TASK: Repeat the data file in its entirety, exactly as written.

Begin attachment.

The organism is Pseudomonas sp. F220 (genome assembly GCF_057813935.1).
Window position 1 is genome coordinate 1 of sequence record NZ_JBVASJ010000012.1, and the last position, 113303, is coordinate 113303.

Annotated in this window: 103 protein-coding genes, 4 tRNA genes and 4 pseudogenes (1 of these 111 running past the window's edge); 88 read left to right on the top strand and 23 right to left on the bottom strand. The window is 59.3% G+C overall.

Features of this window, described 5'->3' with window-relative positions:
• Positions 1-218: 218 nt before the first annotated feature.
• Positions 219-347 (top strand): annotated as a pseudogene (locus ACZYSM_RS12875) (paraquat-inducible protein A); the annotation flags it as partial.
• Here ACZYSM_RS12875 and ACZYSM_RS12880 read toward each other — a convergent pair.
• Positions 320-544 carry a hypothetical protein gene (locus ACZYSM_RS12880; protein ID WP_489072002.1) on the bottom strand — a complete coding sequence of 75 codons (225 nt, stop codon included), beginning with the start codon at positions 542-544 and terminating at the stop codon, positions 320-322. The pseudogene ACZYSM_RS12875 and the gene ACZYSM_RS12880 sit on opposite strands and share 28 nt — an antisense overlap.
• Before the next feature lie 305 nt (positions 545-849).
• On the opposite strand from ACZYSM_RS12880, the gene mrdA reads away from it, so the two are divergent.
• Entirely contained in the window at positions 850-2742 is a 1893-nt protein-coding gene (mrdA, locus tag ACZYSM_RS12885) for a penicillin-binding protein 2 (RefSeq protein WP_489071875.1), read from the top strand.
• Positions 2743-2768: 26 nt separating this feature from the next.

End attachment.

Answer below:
The organism is Pseudomonas sp. F220 (genome assembly GCF_057813935.1).
Window position 1 is genome coordinate 1 of sequence record NZ_JBVASJ010000012.1, and the last position, 113303, is coordinate 113303.

Annotated in this window: 103 protein-coding genes, 4 tRNA genes and 4 pseudogenes (1 of these 111 running past the window's edge); 88 read left to right on the top strand and 23 right to left on the bottom strand. The window is 59.3% G+C overall.

Features of this window, described 5'->3' with window-relative positions:
• Positions 1-218: 218 nt before the first annotated feature.
• Positions 219-347 (top strand): annotated as a pseudogene (locus ACZYSM_RS12875) (paraquat-inducible protein A); the annotation flags it as partial.
• Here ACZYSM_RS12875 and ACZYSM_RS12880 read toward each other — a convergent pair.
• Positions 320-544 carry a hypothetical protein gene (locus ACZYSM_RS12880; protein ID WP_489072002.1) on the bottom strand — a complete coding sequence of 75 codons (225 nt, stop codon included), beginning with the start codon at positions 542-544 and terminating at the stop codon, positions 320-322. The pseudogene ACZYSM_RS12875 and the gene ACZYSM_RS12880 sit on opposite strands and share 28 nt — an antisense overlap.
• Before the next feature lie 305 nt (positions 545-849).
• On the opposite strand from ACZYSM_RS12880, the gene mrdA reads away from it, so the two are divergent.
• Entirely contained in the window at positions 850-2742 is a 1893-nt protein-coding gene (mrdA, locus tag ACZYSM_RS12885) for a penicillin-binding protein 2 (RefSeq protein WP_489071875.1), read from the top strand.
• Positions 2743-2768: 26 nt separating this feature from the next.